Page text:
August 27, 2007
The National Institute of General Medical Sciences (NIGMS) and the National Institute of Allergy and Infectious Diseases (NIAID), components of the National Institutes of Health, have launched three new research centers to deepen our biological understanding of HIV, the virus that causes AIDS.
The centers, expected to receive $54 million over 5 years, will integrate a variety of techniques from structural biology and biochemistry to capture in unprecedented detail the three-dimensional structures of HIV proteins bound to human cellular components, such as proteins or DNA. The structural information will help elucidate how the different components interact and reveal new approaches for disrupting those interactions, potentially leading to new targets for HIV therapies or vaccines.
The centers are led by Alan Frankel, Ph.D., a biochemist at the University of California, San Francisco; Angela Gronenborn, Ph.D., a structural biologist at the University of Pittsburgh School of Medicine; and Wesley Sundquist, Ph.D., a biochemist at the University of Utah.
Frankel’s HIV Accessory and Regulatory Complexes (HARC) Center, which is slated to receive more than $18 million, will develop new tools and methods to create a complete picture of HIV-host cell interactions occurring during the early phases of the virus’s life cycle. The center will focus on key HIV proteins that perform important regulatory and accessory functions.
Gronenborn’s University of Pittsburgh Center for HIV Protein Interactions, estimated to receive about $16 million, will specialize in developing a structure determination pipeline to image pivotal events occurring right after the virus fuses with the host cell. The center will establish a framework for computationally predicting important cellular partners for HIV and for experimentally validating such predictions.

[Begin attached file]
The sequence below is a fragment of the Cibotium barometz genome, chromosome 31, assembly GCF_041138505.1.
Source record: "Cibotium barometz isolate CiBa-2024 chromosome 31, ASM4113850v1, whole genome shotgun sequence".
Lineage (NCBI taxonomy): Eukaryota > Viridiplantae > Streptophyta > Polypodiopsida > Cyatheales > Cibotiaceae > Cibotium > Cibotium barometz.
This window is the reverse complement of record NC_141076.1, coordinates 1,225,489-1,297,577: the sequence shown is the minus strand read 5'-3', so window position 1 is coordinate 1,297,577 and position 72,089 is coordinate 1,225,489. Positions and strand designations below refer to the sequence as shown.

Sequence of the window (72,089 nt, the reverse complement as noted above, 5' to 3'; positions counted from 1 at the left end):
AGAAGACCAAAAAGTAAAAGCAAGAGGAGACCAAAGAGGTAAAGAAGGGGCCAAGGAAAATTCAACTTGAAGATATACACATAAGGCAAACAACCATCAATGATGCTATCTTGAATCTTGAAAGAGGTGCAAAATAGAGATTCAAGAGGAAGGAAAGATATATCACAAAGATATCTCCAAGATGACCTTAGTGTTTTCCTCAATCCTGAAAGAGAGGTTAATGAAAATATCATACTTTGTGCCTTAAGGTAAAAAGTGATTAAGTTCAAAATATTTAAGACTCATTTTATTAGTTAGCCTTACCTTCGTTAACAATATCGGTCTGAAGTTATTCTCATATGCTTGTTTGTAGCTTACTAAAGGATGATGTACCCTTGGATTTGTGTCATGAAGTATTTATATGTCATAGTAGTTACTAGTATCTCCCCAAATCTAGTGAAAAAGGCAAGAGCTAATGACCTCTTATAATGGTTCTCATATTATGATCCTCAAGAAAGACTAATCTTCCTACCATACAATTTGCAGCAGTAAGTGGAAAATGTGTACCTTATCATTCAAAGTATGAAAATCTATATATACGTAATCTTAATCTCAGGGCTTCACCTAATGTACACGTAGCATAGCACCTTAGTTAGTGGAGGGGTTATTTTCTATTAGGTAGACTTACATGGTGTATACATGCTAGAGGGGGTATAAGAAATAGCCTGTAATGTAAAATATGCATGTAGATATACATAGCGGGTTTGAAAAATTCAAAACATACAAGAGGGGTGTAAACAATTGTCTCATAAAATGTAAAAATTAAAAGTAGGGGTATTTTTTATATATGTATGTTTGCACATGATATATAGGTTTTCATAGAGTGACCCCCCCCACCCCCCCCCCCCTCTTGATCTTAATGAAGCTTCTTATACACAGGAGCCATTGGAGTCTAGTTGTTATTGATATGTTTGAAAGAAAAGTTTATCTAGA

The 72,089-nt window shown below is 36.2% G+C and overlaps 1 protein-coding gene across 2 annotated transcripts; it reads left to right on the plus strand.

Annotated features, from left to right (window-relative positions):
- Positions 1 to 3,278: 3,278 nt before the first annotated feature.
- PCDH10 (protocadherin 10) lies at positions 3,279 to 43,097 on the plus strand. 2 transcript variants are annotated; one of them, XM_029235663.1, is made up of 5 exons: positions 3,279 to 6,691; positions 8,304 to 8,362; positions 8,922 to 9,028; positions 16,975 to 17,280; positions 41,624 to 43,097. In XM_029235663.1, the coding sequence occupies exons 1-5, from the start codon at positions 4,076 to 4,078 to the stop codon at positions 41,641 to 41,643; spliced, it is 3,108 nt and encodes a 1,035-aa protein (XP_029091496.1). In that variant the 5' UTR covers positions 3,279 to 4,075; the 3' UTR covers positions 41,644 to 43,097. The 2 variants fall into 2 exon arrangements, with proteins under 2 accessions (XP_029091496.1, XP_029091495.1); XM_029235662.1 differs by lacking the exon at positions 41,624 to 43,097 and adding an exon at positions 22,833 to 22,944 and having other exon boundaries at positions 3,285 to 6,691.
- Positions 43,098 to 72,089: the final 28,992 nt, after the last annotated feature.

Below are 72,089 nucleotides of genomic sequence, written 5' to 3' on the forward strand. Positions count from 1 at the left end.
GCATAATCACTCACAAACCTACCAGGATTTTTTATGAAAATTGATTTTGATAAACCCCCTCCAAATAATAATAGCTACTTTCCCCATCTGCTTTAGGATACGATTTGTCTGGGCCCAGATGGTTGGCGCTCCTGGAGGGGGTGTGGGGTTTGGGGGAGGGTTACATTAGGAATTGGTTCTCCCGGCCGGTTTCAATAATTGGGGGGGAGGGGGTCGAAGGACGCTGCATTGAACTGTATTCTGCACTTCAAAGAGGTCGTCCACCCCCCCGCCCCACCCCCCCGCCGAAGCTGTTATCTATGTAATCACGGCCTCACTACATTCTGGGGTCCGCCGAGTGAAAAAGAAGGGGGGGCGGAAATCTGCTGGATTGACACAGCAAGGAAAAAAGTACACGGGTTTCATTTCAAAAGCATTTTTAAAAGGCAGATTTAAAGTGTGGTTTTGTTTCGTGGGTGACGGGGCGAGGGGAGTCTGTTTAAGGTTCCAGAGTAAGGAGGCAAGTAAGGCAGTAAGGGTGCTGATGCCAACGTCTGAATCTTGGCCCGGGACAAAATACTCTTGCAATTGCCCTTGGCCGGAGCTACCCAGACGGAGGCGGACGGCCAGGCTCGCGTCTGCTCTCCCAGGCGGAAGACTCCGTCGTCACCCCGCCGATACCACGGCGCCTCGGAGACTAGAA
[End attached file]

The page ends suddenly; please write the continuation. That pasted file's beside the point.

Sundquist’s Structural Biology Center for HIV/Host Interactions in Trafficking and Assembly will receive about $19 million to use computational and experimental methods to analyze HIV molecular complexes and determine how they interact with and commandeer cellular machinery to traffic throughout the cell and form new virus particles. By visually reconstructing various elements of virus particle assembly and trafficking, the center aims to develop HIV into a model for studying how other human viruses interact with cellular hosts.
New methodologies and tools developed by the centers will be available to the research community at large. The centers also will collaborate with other scientists engaged in structural and functional studies of HIV, including researchers funded by NIAID through a coordinated funding program.
To learn more about these centers, contact the NIGMS Office of Communications and Public Liaison at 301-496-7301 or firstname.lastname@example.org.
NIGMS (http://www.nigms.nih.gov), a component of the National Institutes of Health, supports basic biomedical research that is the foundation for advances in disease diagnosis, treatment, and prevention.